'If there’s one thing about acne I’m certain of, it's that there is no one-size-fits-all fix.'
I also want to be the person that others can reach out to so they know they are not alone. I’ve tried so many different diet fads and skin care products (which has developed into a passion for skincare) that I’d love to share products that I have found work for me whilst also emphasising to followers that everyone's skin is different. If there’s one thing about acne I’m certain of, it's that there is no one-size-fits-all fix. Every skin care brand claims to have that ‘miracle product’ that will work wonders for you whereas in reality, their marketing is designed to promote claims they can’t fulfil in order to sell. This particularly comes from brands who have no background in acne and problem skin.
I’ve received a shocking amount of unsolicited advice from everyone from family to strangers telling me to drink more water or cut out dairy. For me, this is the worst thing about having acne. This advice commonly comes from those who may occasionally get one spot and in reality have little to no experience of dealing with problem skin. Here’s some quick myth debunking: acne is more likely to come from over-washing than your skin being dirty, certain foods can make you more susceptible to flare ups but will not have a direct effect on hormonal acne, and water is great for you but I don’t know anyone who has had severe cystic acne and will preach that drinking their two litres and nothing else has cured them. So please, if someone does not directly ask you for advice about their skin, do not make a comment, however helpful you think you are being. I have spent far too much of my life crying in bathrooms thinking the whole world is judging my skin as a result of unsolicited advice.
'The reality is that finding the perfect products or medication that work for you is a complete battle of trial and error.'
The reality is that finding the perfect products or medication that work for you is a complete battle of trial and error. I’ve learnt so much about skin care over the years (in particular finding products that don’t further irritate my skin), and I want to share what has worked for me with followers. However, it’s so important to remember that there's no guarantee that even what works for me will work for everyone, or even one other person. Whether it's Roaccutane or a moisturiser: everyone's skin is different.
Most importantly, I wanted my account to offer acne visibility. I have such a difficult relationship with my skin that I don’t think I could ever define myself as acne positive. However, I’ve had acne for over half my life in the form of scarring and spots. On Instagram, we all represent our best selves and it’s important to remember the motto ‘don’t compare your everyday life to someone else's highlight reel’. Despite this I want to show others and prove to myself that my skin does not mean I’m not showing my best self. I 100% believe you can still be beautiful and be acne-ridden.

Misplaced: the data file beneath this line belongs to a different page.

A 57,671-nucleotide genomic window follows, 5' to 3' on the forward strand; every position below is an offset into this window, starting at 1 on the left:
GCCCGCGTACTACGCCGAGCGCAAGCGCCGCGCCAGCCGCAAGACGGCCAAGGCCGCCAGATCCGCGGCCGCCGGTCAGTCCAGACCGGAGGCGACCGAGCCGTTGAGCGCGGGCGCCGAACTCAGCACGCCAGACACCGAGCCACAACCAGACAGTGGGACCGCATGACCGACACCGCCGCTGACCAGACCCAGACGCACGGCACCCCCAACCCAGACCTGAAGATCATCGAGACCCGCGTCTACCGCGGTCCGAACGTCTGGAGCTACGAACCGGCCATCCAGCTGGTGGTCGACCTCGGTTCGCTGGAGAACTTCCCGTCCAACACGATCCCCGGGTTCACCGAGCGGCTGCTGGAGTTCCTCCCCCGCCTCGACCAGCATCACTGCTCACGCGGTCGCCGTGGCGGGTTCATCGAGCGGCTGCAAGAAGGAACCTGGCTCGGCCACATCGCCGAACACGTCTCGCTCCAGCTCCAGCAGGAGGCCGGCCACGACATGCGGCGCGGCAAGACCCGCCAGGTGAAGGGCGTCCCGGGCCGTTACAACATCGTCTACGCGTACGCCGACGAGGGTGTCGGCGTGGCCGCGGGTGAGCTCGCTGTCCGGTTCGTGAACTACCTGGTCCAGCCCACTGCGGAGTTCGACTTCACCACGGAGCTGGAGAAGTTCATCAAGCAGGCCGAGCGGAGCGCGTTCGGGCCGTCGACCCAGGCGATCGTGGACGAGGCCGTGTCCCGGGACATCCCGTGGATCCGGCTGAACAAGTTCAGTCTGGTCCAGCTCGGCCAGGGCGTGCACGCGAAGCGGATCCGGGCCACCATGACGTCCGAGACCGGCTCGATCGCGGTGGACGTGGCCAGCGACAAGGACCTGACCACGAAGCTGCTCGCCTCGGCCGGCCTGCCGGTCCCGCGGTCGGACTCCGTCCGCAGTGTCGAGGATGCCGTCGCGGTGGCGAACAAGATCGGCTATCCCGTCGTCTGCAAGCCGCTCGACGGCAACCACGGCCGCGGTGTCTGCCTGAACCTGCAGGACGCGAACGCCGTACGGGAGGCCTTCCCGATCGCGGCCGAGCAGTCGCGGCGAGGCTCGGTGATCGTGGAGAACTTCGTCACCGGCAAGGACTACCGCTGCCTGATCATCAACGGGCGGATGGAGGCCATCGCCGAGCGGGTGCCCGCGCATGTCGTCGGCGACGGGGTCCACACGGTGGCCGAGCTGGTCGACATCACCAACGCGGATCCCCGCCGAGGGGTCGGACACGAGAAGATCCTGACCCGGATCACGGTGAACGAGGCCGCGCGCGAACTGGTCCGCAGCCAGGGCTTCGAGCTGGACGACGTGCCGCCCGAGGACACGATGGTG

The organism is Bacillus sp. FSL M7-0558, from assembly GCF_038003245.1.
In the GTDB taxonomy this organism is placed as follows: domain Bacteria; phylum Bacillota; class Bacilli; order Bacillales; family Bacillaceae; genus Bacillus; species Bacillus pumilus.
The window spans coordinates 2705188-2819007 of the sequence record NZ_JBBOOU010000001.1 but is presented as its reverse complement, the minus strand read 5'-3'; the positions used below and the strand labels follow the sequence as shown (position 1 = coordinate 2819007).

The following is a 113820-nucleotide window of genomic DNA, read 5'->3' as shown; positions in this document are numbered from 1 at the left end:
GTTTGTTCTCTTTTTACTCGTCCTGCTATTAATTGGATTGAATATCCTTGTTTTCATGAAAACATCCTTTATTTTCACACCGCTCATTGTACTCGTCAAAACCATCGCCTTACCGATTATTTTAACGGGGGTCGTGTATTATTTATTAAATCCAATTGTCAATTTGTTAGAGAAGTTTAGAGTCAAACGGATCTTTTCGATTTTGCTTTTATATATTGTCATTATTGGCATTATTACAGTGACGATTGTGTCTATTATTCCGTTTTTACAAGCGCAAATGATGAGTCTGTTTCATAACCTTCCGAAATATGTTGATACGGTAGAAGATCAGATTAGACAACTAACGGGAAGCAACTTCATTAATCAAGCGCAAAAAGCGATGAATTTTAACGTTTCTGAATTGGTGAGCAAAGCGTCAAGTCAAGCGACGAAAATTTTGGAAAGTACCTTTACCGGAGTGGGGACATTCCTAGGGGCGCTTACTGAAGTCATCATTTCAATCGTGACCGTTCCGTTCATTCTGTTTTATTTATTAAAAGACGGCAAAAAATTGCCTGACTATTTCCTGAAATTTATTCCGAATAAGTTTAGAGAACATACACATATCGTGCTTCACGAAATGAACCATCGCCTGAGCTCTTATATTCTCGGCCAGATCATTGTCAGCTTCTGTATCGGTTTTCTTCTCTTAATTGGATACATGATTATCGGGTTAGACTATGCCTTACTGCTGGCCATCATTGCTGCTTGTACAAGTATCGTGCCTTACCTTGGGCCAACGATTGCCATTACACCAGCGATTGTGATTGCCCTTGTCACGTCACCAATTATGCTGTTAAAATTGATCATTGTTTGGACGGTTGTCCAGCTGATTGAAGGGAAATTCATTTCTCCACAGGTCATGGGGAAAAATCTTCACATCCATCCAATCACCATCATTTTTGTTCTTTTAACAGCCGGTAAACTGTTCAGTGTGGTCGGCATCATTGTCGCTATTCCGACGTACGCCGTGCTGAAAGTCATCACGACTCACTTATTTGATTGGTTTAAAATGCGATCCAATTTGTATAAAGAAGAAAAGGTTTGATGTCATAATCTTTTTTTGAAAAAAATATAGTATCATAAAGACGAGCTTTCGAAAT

In less than a week, the account has given me so much more than I ever anticipated. I thought I’d get about 10 followers - mainly people I know. I’ve been inundated with messages from people across the world sharing their stories. So many people have had problematic skin or are very close to someone who has; both strangers and people I’ve met have already thanked me for starting the account. The acne community is incredibly active and welcoming. It’s already given me so much more confidence when facing the world with my bare skin.
I do find it hard to post photos and videos of my skin without makeup on because I’m working against the shame I’ve imposed on myself over the years. However, a lot has changed since then. My own ideas about what a ‘woman’ should be has drastically evolved, and my views and outlook on society are constantly adapting. This leads me to now: whilst I’m breaking my own personal stigmas and trying to support others, I’ve also got an army of hundreds of people from across the world supporting me every step of the way.
'Break your own stigmas and realise that whether you decide to go out make-up free or not, your skin and your scarring is a part of you so choose to embrace it.'
If you’re someone who has ever shamed someone for their skin (or anything for that matter) take a moment and work out where that hatred came from. You have no idea what your words can mean to someone and how long-lasting an impact they may have. And to anyone who has ever suffered with acne or had problems with their skin, stop and think. The world is changing. There are more people behind you who want to see you thrive and support you than you could ever imagine. Break your own stigmas and realise that whether you decide to go out make-up free or not, your skin and your scarring is a part of you so choose to embrace it. There’s something a lot of us in the acne community talk about: your scars are your battle wounds, wear them with pride.
Isabella Matthews is a London based creative. Currently, she is working in fashion as a brand manager whilst also running an acne visibility Instagram, @spottylittlething. Isabella is passionate about sustainability (a major focus of her work is making fashion sustainable), creating a kinder planet and feminism!